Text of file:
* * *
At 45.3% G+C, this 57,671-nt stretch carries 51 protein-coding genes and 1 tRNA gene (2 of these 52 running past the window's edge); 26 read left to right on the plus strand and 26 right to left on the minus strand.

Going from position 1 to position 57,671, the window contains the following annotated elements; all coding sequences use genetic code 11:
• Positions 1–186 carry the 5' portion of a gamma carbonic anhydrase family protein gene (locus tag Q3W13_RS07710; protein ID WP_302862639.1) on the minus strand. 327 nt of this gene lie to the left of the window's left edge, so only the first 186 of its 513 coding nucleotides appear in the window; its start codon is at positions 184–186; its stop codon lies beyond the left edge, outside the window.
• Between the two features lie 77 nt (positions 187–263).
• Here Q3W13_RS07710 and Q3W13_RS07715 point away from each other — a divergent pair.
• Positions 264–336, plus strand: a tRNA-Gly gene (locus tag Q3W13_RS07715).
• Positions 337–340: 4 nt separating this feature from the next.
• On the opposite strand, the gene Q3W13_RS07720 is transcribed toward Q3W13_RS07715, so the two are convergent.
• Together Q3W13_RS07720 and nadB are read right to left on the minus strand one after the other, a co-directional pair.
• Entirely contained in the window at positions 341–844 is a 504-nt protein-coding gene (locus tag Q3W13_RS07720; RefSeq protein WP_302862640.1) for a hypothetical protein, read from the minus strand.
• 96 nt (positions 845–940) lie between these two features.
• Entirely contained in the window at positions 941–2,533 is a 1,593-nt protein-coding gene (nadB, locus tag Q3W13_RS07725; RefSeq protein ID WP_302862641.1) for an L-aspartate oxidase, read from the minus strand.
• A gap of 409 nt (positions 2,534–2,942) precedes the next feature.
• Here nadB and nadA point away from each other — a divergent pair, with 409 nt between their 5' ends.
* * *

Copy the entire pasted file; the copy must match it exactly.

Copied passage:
At 45.3% G+C, this 57,671-nt stretch carries 51 protein-coding genes and 1 tRNA gene (2 of these 52 running past the window's edge); 26 read left to right on the plus strand and 26 right to left on the minus strand.

Going from position 1 to position 57,671, the window contains the following annotated elements; all coding sequences use genetic code 11:
• Positions 1–186 carry the 5' portion of a gamma carbonic anhydrase family protein gene (locus tag Q3W13_RS07710; protein ID WP_302862639.1) on the minus strand. 327 nt of this gene lie to the left of the window's left edge, so only the first 186 of its 513 coding nucleotides appear in the window; its start codon is at positions 184–186; its stop codon lies beyond the left edge, outside the window.
• Between the two features lie 77 nt (positions 187–263).
• Here Q3W13_RS07710 and Q3W13_RS07715 point away from each other — a divergent pair.
• Positions 264–336, plus strand: a tRNA-Gly gene (locus tag Q3W13_RS07715).
• Positions 337–340: 4 nt separating this feature from the next.
• On the opposite strand, the gene Q3W13_RS07720 is transcribed toward Q3W13_RS07715, so the two are convergent.
• Together Q3W13_RS07720 and nadB are read right to left on the minus strand one after the other, a co-directional pair.
• Entirely contained in the window at positions 341–844 is a 504-nt protein-coding gene (locus tag Q3W13_RS07720; RefSeq protein WP_302862640.1) for a hypothetical protein, read from the minus strand.
• 96 nt (positions 845–940) lie between these two features.
• Entirely contained in the window at positions 941–2,533 is a 1,593-nt protein-coding gene (nadB, locus tag Q3W13_RS07725; RefSeq protein ID WP_302862641.1) for an L-aspartate oxidase, read from the minus strand.
• A gap of 409 nt (positions 2,534–2,942) precedes the next feature.
• Here nadB and nadA point away from each other — a divergent pair, with 409 nt between their 5' ends.